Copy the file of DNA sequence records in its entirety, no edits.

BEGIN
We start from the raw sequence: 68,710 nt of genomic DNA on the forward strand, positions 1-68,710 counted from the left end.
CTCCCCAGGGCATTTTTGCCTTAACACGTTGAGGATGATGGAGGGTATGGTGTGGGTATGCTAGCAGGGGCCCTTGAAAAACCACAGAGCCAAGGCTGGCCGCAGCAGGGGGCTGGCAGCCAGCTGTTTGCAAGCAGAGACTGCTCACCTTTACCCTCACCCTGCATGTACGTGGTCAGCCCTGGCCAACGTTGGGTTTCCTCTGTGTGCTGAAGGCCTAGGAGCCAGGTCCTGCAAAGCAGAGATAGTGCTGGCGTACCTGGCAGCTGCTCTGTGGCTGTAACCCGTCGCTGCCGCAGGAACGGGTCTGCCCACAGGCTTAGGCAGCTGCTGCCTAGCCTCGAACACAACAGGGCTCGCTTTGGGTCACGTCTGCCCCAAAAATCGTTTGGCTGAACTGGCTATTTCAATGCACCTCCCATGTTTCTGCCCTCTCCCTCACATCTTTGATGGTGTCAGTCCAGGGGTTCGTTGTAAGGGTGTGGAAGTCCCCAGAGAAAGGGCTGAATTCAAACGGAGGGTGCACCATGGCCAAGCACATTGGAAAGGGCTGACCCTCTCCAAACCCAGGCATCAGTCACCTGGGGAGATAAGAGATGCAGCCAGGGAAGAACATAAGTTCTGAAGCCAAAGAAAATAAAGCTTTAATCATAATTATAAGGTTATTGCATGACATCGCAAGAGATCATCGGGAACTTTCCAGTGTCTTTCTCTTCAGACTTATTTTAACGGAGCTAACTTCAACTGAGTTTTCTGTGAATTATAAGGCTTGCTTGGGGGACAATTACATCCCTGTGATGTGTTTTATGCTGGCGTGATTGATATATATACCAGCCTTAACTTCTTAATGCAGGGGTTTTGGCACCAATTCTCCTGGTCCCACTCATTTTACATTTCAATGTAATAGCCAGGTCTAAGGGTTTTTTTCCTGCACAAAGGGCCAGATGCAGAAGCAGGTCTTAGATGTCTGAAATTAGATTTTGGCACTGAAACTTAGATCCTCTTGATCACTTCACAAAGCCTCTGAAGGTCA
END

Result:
We start from the raw sequence: 68,710 nt of genomic DNA on the forward strand, positions 1-68,710 counted from the left end.
CTCCCCAGGGCATTTTTGCCTTAACACGTTGAGGATGATGGAGGGTATGGTGTGGGTATGCTAGCAGGGGCCCTTGAAAAACCACAGAGCCAAGGCTGGCCGCAGCAGGGGGCTGGCAGCCAGCTGTTTGCAAGCAGAGACTGCTCACCTTTACCCTCACCCTGCATGTACGTGGTCAGCCCTGGCCAACGTTGGGTTTCCTCTGTGTGCTGAAGGCCTAGGAGCCAGGTCCTGCAAAGCAGAGATAGTGCTGGCGTACCTGGCAGCTGCTCTGTGGCTGTAACCCGTCGCTGCCGCAGGAACGGGTCTGCCCACAGGCTTAGGCAGCTGCTGCCTAGCCTCGAACACAACAGGGCTCGCTTTGGGTCACGTCTGCCCCAAAAATCGTTTGGCTGAACTGGCTATTTCAATGCACCTCCCATGTTTCTGCCCTCTCCCTCACATCTTTGATGGTGTCAGTCCAGGGGTTCGTTGTAAGGGTGTGGAAGTCCCCAGAGAAAGGGCTGAATTCAAACGGAGGGTGCACCATGGCCAAGCACATTGGAAAGGGCTGACCCTCTCCAAACCCAGGCATCAGTCACCTGGGGAGATAAGAGATGCAGCCAGGGAAGAACATAAGTTCTGAAGCCAAAGAAAATAAAGCTTTAATCATAATTATAAGGTTATTGCATGACATCGCAAGAGATCATCGGGAACTTTCCAGTGTCTTTCTCTTCAGACTTATTTTAACGGAGCTAACTTCAACTGAGTTTTCTGTGAATTATAAGGCTTGCTTGGGGGACAATTACATCCCTGTGATGTGTTTTATGCTGGCGTGATTGATATATATACCAGCCTTAACTTCTTAATGCAGGGGTTTTGGCACCAATTCTCCTGGTCCCACTCATTTTACATTTCAATGTAATAGCCAGGTCTAAGGGTTTTTTTCCTGCACAAAGGGCCAGATGCAGAAGCAGGTCTTAGATGTCTGAAATTAGATTTTGGCACTGAAACTTAGATCCTCTTGATCACTTCACAAAGCCTCTGAAGGTCA